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Oklahoma gun store declared a Muslim-free zone

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The owner of an Oktaha gun range is proclaims his business is Muslim-free.

Iraq war veteran Chad Neal owns Save Yourself Survival and Tactical Gear.He says the July shooting at a Tennessee military recruiting center, convinced him to hang a sign that reads, "This privately owned business is a Muslim free establishment. We reserve the right to refuse service to anyone."Neal credits the sign for an increase in business.

>> Read more trending storiesNeal notes there is a military recruiting center in nearby Muskogee, and he thought this might help protect local soldiers.The Council on American-Islamic Relations tracks businesses that ban Muslims.  It is calling for the U.S. Department of Justice to investigate.

Seven things to avoid touching on a plane

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Frequent flyers accept exposure to germs is unavoidable.

But they also know there are some things you can do to minimize your risk at 30,000 feet.

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Huffpost.com says there are seven things you shouldn't touch on an airplane.

Armrests tops the list of things to avoid.

Also on the list of things you should avoid touching: tray tables.  A 2007 study revealed four in six tested positive for MRSA bacteria and noroviruses.

Rounding out the list of things you shouldn't touch on a plane: The inside door handle of the restroom, the restroom faucet handles, the toilet flushing button, blankets and the toilet seat.

Students learn chemistry via beer-testing lab

A college professor is using beer to inspire chemistry students.

University of Southern Maine professor Lucille Benedict told the Portland Press Herald it can be challenging to keep students engaged in chemistry, so she started using beer as a testing medium.

Benedict oversees the school's new Quality Assurance/Quality Control and Research Laboratory.

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In a partnership with the Maine Brewers Guild, the lab will provide testing and training for breweries and brewmasters.

Students say the beer-testing lab allows them to use science to solve real-world problems. Students will focus on how a flawed brewing process can contaminate or ruin beer.

Classes for brewers begin in the fall. 

Brewers can also send samples to the lab for testing. The lab charges $25 for basic testing.

Trump's popularity baffles Stephen Hawking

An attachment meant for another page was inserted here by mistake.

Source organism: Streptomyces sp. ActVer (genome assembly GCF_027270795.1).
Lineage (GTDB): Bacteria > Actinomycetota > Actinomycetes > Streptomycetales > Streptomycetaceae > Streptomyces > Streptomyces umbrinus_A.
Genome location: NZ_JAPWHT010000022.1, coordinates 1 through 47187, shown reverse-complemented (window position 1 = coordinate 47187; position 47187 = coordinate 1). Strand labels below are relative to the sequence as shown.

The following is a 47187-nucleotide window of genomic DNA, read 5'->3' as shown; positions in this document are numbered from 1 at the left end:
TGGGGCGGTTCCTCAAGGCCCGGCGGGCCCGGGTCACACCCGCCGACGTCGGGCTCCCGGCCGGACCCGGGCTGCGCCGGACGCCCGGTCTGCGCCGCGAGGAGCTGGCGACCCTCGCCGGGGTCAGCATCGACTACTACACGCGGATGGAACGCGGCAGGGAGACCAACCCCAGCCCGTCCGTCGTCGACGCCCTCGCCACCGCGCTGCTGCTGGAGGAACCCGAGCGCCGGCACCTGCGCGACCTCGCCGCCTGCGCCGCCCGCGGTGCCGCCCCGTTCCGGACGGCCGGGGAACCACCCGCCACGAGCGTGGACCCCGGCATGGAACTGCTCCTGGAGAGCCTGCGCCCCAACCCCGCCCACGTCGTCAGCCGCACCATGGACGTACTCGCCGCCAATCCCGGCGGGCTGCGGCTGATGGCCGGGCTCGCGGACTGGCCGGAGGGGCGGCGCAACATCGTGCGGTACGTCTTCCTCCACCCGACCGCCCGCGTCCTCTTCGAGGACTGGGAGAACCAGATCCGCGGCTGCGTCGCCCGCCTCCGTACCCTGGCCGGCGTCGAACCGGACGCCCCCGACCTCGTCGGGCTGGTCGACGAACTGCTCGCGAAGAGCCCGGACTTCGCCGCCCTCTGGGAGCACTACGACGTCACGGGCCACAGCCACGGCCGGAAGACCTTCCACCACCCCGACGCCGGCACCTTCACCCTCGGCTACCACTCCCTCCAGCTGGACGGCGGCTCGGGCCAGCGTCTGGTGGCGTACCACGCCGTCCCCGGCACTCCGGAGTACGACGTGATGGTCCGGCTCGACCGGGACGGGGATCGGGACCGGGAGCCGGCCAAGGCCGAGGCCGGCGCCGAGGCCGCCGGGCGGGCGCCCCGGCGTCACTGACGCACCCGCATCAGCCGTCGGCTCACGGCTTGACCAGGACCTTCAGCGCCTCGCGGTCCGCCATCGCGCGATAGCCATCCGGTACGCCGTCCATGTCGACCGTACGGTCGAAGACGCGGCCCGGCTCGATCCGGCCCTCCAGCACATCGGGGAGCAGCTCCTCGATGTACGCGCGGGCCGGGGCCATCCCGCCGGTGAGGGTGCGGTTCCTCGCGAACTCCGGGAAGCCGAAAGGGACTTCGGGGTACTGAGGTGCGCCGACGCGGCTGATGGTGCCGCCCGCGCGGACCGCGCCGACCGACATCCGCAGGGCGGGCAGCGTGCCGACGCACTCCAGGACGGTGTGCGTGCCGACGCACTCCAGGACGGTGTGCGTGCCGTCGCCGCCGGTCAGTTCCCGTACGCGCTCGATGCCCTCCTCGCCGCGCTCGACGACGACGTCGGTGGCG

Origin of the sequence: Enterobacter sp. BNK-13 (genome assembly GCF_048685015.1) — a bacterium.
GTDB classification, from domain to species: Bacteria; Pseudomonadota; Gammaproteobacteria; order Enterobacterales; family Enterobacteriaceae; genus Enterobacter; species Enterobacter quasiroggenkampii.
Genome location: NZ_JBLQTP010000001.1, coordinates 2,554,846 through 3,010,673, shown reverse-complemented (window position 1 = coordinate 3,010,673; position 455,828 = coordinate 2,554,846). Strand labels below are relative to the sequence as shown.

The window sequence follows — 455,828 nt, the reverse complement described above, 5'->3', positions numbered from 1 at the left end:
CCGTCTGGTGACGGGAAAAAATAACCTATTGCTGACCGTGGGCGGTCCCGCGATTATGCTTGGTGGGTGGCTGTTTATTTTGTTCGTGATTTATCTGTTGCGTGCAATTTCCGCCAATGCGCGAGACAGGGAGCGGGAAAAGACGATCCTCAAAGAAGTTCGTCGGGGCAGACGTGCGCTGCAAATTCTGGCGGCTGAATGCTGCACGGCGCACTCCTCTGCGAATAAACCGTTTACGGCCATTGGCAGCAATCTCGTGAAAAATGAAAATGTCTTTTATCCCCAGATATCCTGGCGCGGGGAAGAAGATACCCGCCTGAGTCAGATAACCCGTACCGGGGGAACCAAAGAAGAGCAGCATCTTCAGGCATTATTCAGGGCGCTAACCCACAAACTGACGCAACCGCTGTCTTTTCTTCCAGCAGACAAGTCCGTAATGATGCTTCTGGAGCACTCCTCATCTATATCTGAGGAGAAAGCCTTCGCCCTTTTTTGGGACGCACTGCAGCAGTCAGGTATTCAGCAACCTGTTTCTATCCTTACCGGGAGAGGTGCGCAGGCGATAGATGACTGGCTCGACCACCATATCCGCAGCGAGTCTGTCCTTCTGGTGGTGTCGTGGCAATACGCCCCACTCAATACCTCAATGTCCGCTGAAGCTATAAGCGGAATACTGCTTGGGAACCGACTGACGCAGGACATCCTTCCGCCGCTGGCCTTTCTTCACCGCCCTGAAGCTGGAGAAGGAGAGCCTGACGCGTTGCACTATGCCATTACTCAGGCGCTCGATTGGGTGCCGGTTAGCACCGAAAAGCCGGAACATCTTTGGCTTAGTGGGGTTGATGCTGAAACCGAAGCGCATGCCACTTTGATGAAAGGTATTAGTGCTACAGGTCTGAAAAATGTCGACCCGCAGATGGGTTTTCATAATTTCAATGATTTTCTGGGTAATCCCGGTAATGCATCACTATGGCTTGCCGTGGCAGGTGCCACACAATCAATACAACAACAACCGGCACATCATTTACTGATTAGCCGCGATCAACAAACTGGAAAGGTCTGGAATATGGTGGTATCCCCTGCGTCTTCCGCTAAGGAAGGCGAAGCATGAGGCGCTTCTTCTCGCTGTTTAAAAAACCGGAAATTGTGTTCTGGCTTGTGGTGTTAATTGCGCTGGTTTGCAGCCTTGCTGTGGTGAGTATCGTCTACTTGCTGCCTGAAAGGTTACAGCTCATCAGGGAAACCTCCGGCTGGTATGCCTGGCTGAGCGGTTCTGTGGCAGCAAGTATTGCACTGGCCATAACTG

Study: Is Alzheimer’s transmissible between people?

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A small study is making big headlines, as the results suggest a possible link between specialized medical procedures and a precursor to what is believed to be Alzheimer’s-related proteins.

The study, published in the scientific journal Nature, studied the brains of eight people who died of the rare brain disease, Creutzfeldt-Jakob disease. The patients had contracted CJD via contaminated tissue used in human growth-hormone treatment. The autopsy revealed that six of the eight brains had signs of amyloid-plaque formation, which is considered to be a precursor of Alzheimer's disease.

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CJD is caused by an infectious protein known as a prion. One theory suggests that Alzheimer's disease may also be triggered by proteins that have gone rogue.

The presence of plaque in patients aged 36 to 51 is rare, and scientists involved in the study suspect that seeds of the amyloid protein may have transferred to the patients from the hGH injections they received, according to Nature.

If the results prove to be true after further study, it could have major implications in the surgical room. Specialized surgical tools and equipment might be required to undergo expensive decontamination procedures.

But skeptics warn that the study's sample size of just eight subjects is too small to draw any solid conclusions. Health experts encourage everyone to continue undergoing any medical procedures they've been advised to have.

Alzheimer's disease and related dementias affect approximately 47 million people worldwide, according to the Alzheimer's Association.

Alzheimer's most often begins in people over 65, although about 5 percent of cases are early-onset Alzheimer's.

For more information, read the study FAQ published by The Washington Post.

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